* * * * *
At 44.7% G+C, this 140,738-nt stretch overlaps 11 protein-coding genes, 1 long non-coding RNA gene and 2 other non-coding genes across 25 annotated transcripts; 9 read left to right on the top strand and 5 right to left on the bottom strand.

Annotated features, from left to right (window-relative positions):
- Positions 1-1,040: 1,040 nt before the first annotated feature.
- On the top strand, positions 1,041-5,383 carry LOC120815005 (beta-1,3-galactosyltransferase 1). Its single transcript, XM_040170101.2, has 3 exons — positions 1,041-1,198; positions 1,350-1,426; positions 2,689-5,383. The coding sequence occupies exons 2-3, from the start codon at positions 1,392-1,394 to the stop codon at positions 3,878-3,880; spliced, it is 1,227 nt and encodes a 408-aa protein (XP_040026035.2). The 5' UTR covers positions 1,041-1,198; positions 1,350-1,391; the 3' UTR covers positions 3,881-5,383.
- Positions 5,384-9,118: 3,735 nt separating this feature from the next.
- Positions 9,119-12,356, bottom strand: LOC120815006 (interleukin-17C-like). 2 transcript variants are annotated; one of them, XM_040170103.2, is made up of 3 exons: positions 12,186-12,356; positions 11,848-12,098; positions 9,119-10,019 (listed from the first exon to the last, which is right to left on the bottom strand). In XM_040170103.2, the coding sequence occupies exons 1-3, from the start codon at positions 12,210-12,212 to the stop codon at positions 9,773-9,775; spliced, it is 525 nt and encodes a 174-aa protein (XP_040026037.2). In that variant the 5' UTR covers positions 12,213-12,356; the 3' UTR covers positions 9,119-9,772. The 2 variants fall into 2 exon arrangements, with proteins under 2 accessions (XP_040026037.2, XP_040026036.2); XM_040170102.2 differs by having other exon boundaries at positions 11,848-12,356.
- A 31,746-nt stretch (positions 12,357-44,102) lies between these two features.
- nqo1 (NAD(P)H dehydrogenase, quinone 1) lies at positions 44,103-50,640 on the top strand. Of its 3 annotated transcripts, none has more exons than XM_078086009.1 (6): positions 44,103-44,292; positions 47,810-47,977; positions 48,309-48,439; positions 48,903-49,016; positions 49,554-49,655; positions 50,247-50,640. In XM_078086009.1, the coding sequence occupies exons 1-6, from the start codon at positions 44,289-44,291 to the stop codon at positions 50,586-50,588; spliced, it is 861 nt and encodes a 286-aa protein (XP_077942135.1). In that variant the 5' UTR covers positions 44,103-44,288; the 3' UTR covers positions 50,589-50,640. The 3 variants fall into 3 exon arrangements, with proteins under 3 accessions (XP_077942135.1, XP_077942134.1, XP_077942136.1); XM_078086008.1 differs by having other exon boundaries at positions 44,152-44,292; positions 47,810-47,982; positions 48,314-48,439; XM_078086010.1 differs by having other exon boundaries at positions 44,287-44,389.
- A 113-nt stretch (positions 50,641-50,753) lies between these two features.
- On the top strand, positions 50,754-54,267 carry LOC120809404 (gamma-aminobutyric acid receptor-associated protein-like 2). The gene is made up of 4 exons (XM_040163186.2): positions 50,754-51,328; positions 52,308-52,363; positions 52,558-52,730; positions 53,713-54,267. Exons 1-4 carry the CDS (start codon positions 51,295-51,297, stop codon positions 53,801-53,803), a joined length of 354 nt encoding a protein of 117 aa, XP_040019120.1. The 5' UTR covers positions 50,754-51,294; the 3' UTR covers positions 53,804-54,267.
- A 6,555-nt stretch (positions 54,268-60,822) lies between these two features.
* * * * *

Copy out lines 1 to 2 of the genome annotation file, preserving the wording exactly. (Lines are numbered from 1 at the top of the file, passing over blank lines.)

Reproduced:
At 44.7% G+C, this 140,738-nt stretch overlaps 11 protein-coding genes, 1 long non-coding RNA gene and 2 other non-coding genes across 25 annotated transcripts; 9 read left to right on the top strand and 5 right to left on the bottom strand.

Annotated features, from left to right (window-relative positions):